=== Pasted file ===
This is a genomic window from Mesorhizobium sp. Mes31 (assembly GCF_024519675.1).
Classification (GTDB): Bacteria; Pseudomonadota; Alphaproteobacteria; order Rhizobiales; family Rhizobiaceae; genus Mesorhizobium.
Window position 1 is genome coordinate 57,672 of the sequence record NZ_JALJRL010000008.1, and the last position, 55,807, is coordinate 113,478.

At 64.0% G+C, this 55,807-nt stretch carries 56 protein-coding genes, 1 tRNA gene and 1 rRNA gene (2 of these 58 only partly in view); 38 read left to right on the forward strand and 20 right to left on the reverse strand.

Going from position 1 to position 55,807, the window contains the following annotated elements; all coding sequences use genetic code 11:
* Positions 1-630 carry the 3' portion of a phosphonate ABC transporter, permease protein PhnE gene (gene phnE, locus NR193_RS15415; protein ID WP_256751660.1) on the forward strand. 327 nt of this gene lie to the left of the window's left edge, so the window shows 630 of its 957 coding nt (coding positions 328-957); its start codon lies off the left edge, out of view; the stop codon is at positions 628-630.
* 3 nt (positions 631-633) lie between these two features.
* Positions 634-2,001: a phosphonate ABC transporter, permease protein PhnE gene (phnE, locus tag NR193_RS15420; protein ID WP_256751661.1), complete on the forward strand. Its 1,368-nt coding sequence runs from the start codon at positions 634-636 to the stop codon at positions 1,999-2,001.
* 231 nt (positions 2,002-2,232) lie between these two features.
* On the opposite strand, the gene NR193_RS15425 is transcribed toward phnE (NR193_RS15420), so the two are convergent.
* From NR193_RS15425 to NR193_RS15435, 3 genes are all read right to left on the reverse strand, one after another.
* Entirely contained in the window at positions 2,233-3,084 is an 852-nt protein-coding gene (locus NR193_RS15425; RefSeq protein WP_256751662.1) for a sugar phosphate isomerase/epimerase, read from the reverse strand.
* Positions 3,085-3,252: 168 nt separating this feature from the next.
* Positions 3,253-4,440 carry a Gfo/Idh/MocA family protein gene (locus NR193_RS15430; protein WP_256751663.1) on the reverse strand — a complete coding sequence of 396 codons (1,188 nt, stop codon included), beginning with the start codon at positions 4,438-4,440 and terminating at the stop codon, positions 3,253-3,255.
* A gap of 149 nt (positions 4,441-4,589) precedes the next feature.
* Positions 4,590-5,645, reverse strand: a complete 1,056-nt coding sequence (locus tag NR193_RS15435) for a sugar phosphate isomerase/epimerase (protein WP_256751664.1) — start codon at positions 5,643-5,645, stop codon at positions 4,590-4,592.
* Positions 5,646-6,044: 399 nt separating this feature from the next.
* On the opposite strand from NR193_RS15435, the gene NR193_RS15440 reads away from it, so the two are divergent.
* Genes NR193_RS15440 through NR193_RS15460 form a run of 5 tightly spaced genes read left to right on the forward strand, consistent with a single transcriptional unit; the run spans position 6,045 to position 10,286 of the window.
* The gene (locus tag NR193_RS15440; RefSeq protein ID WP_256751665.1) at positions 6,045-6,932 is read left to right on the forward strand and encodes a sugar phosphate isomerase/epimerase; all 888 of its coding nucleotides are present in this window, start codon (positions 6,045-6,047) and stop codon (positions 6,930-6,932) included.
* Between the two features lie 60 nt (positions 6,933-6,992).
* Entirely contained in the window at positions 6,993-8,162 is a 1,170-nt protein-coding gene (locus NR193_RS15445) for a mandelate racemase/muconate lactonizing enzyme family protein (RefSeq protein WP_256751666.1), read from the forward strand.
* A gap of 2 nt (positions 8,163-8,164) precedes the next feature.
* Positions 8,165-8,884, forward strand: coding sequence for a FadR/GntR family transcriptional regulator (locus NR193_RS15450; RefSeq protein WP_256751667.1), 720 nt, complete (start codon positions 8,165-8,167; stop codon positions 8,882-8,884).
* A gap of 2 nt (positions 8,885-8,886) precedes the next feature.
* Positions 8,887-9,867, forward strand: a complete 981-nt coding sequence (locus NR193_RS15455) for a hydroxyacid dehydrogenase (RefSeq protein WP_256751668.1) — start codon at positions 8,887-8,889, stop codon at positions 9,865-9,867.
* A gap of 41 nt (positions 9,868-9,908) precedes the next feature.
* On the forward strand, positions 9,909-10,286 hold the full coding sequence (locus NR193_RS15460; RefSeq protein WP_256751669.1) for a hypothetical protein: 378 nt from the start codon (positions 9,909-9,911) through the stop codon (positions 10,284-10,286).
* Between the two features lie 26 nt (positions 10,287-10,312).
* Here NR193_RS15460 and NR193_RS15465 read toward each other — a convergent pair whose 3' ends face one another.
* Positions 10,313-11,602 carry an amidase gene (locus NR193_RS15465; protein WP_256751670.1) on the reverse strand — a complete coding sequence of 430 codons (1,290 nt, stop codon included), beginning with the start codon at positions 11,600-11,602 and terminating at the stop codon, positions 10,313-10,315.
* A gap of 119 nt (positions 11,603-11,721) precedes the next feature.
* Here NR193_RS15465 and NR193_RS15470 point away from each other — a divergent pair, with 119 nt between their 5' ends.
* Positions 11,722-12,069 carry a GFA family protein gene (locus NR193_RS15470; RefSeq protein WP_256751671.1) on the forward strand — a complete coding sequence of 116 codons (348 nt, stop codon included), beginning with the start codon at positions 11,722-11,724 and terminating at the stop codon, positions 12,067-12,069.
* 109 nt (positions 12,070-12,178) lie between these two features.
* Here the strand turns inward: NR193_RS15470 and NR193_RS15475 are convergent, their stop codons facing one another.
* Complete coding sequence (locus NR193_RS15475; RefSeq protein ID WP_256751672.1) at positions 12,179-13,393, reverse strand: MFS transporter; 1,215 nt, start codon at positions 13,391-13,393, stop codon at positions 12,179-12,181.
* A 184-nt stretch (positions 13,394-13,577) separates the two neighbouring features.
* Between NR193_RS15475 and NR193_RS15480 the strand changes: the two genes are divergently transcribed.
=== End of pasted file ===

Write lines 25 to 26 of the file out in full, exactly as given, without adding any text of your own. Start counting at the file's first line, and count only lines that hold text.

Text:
* A gap of 2 nt (positions 8,885-8,886) precedes the next feature.
* Positions 8,887-9,867, forward strand: a complete 981-nt coding sequence (locus NR193_RS15455) for a hydroxyacid dehydrogenase (RefSeq protein WP_256751668.1) — start codon at positions 8,887-8,889, stop codon at positions 9,865-9,867.